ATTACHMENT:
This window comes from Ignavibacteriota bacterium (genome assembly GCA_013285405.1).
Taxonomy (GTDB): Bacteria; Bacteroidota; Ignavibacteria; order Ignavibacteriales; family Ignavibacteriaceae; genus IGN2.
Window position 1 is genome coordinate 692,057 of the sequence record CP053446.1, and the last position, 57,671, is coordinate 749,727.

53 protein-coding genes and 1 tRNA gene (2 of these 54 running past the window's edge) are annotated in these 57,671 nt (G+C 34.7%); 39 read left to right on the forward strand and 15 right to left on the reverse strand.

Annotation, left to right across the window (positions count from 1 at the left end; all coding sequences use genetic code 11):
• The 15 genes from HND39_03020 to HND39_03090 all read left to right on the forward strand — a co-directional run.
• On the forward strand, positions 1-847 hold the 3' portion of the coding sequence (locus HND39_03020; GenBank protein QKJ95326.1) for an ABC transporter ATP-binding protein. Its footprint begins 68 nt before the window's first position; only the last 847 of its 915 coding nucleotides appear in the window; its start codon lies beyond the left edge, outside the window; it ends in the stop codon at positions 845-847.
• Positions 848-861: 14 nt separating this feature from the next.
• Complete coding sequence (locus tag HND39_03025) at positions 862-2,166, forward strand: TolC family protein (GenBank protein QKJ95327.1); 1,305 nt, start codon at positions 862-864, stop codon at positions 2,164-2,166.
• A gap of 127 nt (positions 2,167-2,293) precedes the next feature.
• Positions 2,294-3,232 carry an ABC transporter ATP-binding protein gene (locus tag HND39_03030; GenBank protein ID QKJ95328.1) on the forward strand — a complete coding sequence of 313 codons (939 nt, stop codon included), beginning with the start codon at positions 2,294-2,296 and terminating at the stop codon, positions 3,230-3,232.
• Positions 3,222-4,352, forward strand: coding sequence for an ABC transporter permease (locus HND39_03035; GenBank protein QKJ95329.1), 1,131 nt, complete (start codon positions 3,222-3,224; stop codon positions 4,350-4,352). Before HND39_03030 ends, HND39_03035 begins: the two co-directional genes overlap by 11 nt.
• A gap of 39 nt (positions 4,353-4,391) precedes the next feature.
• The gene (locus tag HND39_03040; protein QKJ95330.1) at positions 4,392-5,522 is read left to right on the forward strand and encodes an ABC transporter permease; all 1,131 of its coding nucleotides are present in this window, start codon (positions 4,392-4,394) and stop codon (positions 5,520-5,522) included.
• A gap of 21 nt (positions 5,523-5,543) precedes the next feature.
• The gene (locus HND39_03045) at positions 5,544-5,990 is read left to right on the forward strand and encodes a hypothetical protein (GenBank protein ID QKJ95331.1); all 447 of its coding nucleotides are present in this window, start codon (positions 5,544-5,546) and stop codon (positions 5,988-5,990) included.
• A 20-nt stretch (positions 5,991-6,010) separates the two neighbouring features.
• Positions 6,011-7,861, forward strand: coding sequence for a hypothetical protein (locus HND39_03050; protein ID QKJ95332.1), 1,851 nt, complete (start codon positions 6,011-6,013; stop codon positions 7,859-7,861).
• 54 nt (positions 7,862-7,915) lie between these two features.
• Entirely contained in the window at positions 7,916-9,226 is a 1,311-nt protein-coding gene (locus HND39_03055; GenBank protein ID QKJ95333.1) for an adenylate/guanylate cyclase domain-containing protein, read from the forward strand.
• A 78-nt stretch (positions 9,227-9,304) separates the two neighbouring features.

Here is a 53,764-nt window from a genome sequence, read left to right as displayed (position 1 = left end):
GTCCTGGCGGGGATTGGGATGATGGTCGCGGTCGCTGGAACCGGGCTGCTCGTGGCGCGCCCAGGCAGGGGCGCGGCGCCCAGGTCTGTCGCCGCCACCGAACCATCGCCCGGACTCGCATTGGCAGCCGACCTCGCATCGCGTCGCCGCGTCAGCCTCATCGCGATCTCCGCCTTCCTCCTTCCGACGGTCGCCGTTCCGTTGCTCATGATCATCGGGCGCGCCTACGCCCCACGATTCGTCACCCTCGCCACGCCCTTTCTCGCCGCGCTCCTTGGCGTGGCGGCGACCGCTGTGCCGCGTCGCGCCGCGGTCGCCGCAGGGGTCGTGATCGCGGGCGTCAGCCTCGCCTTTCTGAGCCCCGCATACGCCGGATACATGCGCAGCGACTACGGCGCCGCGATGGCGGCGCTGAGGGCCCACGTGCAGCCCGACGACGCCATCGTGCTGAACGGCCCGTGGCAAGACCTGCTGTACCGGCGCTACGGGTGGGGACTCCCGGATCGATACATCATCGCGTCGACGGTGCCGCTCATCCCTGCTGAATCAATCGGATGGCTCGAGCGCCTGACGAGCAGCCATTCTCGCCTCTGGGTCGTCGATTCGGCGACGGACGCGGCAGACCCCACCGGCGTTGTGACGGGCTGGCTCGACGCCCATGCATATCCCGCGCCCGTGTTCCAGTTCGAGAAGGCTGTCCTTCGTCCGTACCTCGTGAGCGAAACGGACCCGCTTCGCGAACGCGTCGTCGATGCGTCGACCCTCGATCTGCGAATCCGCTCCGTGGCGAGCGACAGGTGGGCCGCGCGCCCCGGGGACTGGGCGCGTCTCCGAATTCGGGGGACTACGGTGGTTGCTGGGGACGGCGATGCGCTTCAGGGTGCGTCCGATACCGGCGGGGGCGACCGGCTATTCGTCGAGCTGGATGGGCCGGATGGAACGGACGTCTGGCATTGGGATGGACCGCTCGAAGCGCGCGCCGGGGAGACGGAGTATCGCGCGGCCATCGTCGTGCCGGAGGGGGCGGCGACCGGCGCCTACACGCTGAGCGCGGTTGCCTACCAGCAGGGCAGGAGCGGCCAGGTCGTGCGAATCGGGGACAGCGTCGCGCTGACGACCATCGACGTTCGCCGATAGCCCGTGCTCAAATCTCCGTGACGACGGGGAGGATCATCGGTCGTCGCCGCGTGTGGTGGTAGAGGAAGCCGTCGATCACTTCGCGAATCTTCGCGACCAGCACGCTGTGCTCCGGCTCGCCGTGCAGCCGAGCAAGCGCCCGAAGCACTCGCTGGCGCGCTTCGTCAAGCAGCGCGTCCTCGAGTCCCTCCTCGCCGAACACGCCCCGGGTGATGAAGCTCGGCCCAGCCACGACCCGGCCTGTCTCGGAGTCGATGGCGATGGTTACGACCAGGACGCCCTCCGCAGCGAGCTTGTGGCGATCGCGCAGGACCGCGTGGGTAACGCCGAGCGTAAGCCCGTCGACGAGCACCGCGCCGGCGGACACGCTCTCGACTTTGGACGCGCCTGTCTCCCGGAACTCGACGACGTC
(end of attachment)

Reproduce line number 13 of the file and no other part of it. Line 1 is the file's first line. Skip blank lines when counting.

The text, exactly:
• A gap of 39 nt (positions 4,353-4,391) precedes the next feature.